The only time I think “girls” is demeaning is when a group is addressed as such—as in, “Listen, girls,” which always rings very high-school field hockey captain-y to me. I always think that “guys,” in that situation, is better, and less condescending, but perhaps that’s problematic in its own way.
When I refer to a female peer, I use girl, as in, “He’s going out with a skinny blonde girl.” If I were characterizing her, I would probably use a neutral noun, like, “She’s such a good person.” I guess it feels weird to unnecessarily bring gender into it (she’s a good human, not just a good female). I always thought it was strange in high school that teams were called “women’s soccer” and “women’s volleyball,” considering how young we were, but I guess “girls” would have probably been worse.
B.Y.: The athletic director at your school was probably a child of the 70s, too.
Getting back to lady, it’s definitely a word with history. One definition in the OED says, “Originally: a woman of superior rank or standing in society; … In later use more generally: a woman.” Even in the “later use”—basically, the 20th century—it still carried with it some sense of its exalted past, however faint: in songs like “Lady Be Good” or “Luck Be a Lady,” in Ladies Home Journal, in college team names like the Lady Wolfpack and the Lady Volunteers, in Lady and the Tramp, and even in Jerry Lewis’s “Be a nice lady!” Then there was that weird period when a hippie would introduce his girlfriend as “my lady.” The soundtrack to that time was Kenny Rogers’s song “Lady” (opening line: “Lady, I’m your knight in shining armor and I love you”) and Frank Sinatra’s album L.A. Is My Lady.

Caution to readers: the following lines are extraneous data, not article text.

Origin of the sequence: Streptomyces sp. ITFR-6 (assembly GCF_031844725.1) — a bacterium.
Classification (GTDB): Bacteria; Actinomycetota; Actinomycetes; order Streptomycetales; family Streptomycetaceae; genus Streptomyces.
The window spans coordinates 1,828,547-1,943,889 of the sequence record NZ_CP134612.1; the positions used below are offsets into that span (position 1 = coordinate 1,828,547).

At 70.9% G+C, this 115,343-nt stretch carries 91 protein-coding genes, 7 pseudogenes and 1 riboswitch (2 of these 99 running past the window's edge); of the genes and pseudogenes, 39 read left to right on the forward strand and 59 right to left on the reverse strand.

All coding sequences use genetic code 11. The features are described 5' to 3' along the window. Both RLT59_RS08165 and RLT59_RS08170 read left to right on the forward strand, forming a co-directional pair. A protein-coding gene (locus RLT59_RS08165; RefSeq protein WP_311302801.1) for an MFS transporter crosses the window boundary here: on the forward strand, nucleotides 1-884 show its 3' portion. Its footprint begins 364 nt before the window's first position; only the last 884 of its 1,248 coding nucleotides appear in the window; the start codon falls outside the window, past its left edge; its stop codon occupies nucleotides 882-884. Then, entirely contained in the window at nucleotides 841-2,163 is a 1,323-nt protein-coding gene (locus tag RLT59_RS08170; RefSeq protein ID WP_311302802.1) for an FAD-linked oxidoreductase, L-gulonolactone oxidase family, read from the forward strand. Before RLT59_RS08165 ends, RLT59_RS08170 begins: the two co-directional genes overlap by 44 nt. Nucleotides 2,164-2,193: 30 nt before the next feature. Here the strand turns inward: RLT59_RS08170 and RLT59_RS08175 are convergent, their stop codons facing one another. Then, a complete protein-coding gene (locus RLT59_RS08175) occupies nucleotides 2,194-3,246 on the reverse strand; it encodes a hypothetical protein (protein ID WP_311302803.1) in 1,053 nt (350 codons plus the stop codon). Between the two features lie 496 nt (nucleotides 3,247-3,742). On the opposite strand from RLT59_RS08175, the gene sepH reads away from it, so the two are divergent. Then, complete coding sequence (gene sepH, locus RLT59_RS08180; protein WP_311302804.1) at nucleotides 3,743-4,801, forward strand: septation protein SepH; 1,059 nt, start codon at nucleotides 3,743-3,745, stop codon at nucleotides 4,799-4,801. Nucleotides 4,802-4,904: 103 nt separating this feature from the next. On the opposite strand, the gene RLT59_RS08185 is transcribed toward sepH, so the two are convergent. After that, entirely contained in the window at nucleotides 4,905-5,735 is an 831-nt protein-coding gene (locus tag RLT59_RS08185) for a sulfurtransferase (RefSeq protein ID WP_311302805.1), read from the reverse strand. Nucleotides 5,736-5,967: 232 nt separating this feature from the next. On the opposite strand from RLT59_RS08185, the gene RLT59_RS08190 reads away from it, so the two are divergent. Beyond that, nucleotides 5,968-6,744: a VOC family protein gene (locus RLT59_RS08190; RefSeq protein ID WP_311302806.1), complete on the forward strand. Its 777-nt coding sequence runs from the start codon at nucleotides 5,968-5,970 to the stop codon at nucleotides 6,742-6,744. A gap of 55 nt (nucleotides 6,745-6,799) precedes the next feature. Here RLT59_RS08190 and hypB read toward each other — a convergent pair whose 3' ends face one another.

Then came feminism and Marilyn French’s 1977 novel The Women’s Room, the iconic cover of which is pictured above. The OED has a 1996 quote from The Guardian: “Only a few months ago I was reprimanded for addressing a female person as a lady. ‘I am not a lady, I am a woman,’ she replied. My mother would find this quite baffling and so do I.”
Now, even though lady and ladies have come back, they are inevitably surrounded by implied quotation marks, sometimes faint but sometimes really big.
M.Y: Right, you can see the cheesy factor associated with men’s use of ladies all over pop culture: notably “Gangnam Style”’s one line in English, “Ayyy, sexy ladies,” and the hip-hop group Travis Porter’s song “Ay Ladies.” The comedian Demetri Martin picked up on this early on: “An easy way to sound like a creep is to add the word ladies to the end of things you say.” When Jonah Hill’s recurring character on SNL, old-beyond-his-years 6-year-old Adam Grossman, approaches a table at Hibachi, he greets the women sitting there with, “Good evening, ladies! Is this seat free?”
Returning to the lady-on-lady Hey lady, I think it ultimately sprang from our need to come up with ways to address each other on all of the various platforms through which we constantly have to address each other: texting, Facebook, Twitter, and once in a while in person. That need won’t go away, and neither will our urge to fulfill it in new ways. Who knows, maybe next year the cute, funky way women get each other’s attention will be “Hey female!”